So, on the back of these two caveats, let us uncover DDI's data... (take a deep breath...)

Not Merely a Matter of Degree

Infographic taken off the DDI Report

According to DDI, a person's educational background plays a big impact on leadership performance later in life. This table is based on the highest educational level attained (hence, someone with a B.Eng and an MBA, like me, will be listed under Business, not Engineering). The bad news for engineering graduates is that its curriculum does not impact any of the 8 leadership skills positively. In fact, it is identified to be weak for 6 of the 8 skills! Engineering happens to be the worst-performing educational course for leadership development! So, does this mean that engineers cannot become good leaders? Absolutely not! However, it does mean that they will have to develop themselves outside of their functional requirements, which might be a stretch for some. Speaking of functional requirements...

Dis-FUNCTION-al Skills Gaps

Engineering as a function is again at the bottom of the table (tied with operations) where it is only a strength to one leadership skill. It is seen that engineering functions only impact customer focus positively, and is a weakness for 5 of the 10 skills. One could argue that without engineers and coders, there would not be any new organisations like Google, Facebook or Uber. True. Yet when you dive deeper, these organisations are successful, not for their ability to build, but for their ability to market and sell. There have been many electric cars before, but none as successful as Tesla because Elon Musk is such a consummate communicator. Oh, by the way, Musk has a BSc in physics and a BSc in economics. According to DDI's research, if you have always been working in engineering, then your likelihood of developing leadership skills has been greatly diminished.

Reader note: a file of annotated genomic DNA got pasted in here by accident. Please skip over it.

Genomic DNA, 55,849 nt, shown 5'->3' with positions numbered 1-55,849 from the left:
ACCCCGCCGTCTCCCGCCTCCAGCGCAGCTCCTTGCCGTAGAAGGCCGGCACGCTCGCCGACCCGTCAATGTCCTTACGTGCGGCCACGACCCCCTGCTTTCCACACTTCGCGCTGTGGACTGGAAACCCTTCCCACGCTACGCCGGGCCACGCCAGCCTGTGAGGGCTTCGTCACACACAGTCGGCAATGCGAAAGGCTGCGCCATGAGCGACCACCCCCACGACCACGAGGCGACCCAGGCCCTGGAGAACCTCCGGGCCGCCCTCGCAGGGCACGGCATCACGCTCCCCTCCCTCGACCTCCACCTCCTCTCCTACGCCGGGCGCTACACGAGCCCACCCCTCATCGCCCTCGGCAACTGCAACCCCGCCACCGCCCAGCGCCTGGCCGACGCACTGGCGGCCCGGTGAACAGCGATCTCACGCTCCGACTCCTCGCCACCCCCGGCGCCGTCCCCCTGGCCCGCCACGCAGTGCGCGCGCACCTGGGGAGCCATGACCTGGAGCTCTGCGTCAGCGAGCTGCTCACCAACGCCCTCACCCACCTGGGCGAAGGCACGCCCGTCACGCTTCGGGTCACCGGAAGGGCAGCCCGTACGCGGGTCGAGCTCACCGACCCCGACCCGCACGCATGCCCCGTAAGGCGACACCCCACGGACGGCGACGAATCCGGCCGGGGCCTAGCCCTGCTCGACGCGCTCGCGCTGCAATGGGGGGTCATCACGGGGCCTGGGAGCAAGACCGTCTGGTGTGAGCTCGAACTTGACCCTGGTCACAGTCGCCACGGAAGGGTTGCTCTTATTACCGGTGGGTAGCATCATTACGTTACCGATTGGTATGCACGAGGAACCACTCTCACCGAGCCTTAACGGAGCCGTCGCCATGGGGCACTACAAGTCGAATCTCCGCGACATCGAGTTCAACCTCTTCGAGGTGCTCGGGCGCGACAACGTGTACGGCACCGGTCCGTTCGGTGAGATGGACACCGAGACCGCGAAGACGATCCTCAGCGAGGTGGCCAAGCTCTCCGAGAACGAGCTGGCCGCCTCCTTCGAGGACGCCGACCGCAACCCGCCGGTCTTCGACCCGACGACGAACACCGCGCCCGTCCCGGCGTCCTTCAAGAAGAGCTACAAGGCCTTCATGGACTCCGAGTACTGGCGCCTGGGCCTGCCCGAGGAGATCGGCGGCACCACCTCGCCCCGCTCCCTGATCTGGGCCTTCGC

What can an engineer do to develop greater leadership skills?

Two things...